Sorry to be one those “actually” people, but Glenn Miller’s band really wasn’t a swing band. It wasn’t exactly a cornball band, either, but it wasn’t remotely close to Basie, Ellington, Lunceford. The best bands were black bands like the ones I mentioned, though Tommy Dorsey, Goodman and Woody Herman were also quite good.
First of all, no one needs to apologize for being one of those “actually” people around here. We thrive on debate about the actual: that is, the objective truth. So if Dr. Boli disagrees with Mr. Salmon, he wants it to be understood that he is disagreeing on those terms. He thinks Mr. Salmon’s taste is impeccable, because Dr. Boli doesn’t like Glenn Miller much either. In the days when Miller’s band was at its peak, whenever someone asked “Would you like to go hear Glenn Miller or…,” Dr. Boli usually picked “or” before even hearing the second name. This did expose him to the danger of Guy Lombardo, but that was perhaps a lesson in patient self-restraint that he needed to learn.
But it seems to him that there is no objective criterion by which Tommy Dorsey’s can be called a “swing band” and Glenn Miller’s not. If swing music is four-beat jazz with space left for solos and frequent use of riffs, then that is what both of them played. They also played sweet music: they were not uncompromising like Lunceford or Goodman, who played even their ballads in swing style. But if one was a swing band, so was the other. The only conceivable definition of “swing” that excludes Miller and not Dorsey is Swing is music I like, and not-swing is music I don’t.
And now, as a little expedition into musical history for the musical fanatics, we are going to trace the evolution of Glenn Miller’s most-remembered hit. In so doing we’ll see how Glenn Miller radically simplified swing until it was pared down to a kind of essential obviousness that even today’s teenagers can understand. It was brilliant marketing; whether it did any favors to the music will be left for readers to decide. We’ll link to YouTube for every recording we mention.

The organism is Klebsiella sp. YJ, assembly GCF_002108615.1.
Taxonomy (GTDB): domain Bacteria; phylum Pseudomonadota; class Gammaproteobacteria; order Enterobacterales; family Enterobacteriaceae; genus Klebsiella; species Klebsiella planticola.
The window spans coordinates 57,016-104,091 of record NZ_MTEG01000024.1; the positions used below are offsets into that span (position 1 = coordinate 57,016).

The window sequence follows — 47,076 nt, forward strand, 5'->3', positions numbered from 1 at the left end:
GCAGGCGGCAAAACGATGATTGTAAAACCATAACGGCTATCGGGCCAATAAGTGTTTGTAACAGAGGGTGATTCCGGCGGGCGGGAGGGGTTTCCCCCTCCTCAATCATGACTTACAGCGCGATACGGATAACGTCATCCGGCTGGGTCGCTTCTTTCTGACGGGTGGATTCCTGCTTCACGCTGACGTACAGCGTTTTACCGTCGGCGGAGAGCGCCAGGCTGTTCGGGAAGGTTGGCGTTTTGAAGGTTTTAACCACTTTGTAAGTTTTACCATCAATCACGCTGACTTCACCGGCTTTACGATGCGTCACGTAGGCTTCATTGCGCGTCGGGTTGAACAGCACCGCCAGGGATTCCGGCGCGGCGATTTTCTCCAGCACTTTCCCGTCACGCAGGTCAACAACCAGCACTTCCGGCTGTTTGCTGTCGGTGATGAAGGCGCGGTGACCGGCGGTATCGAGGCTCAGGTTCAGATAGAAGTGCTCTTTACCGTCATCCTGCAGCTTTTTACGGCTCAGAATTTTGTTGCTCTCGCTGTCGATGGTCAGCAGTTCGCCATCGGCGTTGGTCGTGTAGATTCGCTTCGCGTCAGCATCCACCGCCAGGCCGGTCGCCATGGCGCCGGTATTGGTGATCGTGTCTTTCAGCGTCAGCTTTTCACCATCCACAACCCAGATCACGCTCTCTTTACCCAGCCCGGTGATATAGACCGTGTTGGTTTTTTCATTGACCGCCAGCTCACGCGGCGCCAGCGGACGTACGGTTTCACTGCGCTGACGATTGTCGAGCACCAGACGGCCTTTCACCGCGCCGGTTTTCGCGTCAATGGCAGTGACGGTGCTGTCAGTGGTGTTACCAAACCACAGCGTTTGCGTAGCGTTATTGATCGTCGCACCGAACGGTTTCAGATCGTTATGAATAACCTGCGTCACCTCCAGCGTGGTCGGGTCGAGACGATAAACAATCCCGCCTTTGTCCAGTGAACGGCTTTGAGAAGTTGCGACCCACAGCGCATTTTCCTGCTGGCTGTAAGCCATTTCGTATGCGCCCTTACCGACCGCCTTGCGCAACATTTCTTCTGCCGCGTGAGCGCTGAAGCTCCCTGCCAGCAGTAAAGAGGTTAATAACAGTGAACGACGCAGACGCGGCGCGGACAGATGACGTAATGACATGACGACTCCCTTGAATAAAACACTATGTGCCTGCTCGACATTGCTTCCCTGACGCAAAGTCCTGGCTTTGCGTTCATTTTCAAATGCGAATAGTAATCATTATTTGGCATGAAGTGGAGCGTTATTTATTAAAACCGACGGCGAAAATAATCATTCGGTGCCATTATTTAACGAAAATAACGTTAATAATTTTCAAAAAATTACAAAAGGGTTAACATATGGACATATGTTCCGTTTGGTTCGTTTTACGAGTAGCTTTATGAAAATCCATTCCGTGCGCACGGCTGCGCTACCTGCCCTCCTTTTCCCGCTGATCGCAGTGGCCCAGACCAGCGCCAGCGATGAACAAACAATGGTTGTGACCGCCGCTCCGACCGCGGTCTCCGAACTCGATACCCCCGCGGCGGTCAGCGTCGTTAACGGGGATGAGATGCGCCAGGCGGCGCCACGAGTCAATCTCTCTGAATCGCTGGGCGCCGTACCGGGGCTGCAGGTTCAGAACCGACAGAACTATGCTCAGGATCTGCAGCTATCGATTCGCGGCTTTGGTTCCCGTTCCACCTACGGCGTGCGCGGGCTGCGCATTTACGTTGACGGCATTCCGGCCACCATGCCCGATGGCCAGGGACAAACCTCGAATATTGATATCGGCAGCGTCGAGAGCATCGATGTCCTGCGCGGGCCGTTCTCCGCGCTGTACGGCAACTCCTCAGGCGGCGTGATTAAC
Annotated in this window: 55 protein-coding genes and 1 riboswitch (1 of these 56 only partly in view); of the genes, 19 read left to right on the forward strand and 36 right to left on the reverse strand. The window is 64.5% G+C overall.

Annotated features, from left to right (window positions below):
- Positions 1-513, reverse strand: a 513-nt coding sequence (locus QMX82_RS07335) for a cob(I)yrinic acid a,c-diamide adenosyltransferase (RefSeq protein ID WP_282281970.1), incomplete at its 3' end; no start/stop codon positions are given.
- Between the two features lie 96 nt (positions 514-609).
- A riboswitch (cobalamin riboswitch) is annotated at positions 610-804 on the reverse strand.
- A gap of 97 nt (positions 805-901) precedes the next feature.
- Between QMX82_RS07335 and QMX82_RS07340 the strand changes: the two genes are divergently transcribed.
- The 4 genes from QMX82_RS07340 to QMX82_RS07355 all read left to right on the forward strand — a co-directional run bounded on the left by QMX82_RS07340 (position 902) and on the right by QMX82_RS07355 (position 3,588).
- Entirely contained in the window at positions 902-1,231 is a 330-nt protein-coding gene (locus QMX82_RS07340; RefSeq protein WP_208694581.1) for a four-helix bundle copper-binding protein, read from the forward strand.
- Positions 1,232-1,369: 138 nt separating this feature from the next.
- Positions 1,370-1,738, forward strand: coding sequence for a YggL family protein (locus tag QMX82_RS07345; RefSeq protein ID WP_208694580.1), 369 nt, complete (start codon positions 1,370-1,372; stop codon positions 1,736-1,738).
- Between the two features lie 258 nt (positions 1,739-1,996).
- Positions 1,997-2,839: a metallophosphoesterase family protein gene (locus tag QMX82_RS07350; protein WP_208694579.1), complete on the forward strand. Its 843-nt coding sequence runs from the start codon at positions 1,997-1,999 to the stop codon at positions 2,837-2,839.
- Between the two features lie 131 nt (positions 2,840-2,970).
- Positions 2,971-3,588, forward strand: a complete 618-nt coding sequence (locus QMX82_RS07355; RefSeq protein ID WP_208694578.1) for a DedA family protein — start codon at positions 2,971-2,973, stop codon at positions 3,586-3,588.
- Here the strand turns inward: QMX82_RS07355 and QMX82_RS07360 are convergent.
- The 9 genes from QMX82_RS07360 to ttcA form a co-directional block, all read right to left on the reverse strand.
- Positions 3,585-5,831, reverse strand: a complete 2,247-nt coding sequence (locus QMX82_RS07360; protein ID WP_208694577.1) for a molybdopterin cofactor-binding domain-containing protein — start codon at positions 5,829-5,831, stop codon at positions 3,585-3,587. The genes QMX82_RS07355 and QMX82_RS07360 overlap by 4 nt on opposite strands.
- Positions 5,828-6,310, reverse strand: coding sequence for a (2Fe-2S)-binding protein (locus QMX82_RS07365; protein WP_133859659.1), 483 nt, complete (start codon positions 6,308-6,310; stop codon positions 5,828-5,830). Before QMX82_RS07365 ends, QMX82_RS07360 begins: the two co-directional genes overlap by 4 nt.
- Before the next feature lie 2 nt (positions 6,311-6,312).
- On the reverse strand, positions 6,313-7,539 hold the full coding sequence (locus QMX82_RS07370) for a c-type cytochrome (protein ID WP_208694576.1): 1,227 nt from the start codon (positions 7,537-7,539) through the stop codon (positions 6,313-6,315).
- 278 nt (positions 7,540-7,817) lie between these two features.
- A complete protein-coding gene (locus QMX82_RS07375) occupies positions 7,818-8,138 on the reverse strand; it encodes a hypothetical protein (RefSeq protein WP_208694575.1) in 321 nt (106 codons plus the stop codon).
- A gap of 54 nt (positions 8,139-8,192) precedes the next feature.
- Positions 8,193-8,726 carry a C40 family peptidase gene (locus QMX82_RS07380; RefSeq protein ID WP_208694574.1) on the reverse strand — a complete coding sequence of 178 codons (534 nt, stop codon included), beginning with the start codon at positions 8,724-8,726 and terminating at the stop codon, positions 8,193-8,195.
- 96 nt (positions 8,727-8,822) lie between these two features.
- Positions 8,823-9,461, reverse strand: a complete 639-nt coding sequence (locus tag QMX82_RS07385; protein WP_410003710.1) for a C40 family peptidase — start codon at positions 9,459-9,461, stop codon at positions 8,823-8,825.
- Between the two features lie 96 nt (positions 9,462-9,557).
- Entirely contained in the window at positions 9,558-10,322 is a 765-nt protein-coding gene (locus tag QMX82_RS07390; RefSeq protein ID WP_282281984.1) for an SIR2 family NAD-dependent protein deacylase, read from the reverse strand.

The riff that forms the basis of “In the Mood” has a long history under different titles. It first appears in 1930 as “Tar Paper Stomp” by Wingy Mannone (more commonly spelled “Manone”). This is a small-group jazz recording, but with a Chicago-style four-beat rhythm that is already headed toward swing.
In 1931, Fletcher Henderson and His Orchestra, an encyclopedia of Harlem jazz talent, recorded “Hot and Anxious,” which uses the same riff in the second chorus and adds several other riffs. This is a stompingly obvious performance by Henderson standards, but it has much more variety than the Glenn Miller recording that plays in your head when you think of “In the Mood.”
The Mills Blue Rhythm Band picked it up for “There’s Rhythm in Harlem,” and Dr. Boli will admit that this is his favorite of the whole lot. Again, the “In the Mood” riff stands at the head of a procession of riffs and solos, but the band tears into it with such joyous abandon that we might wish swing music had never progressed from here.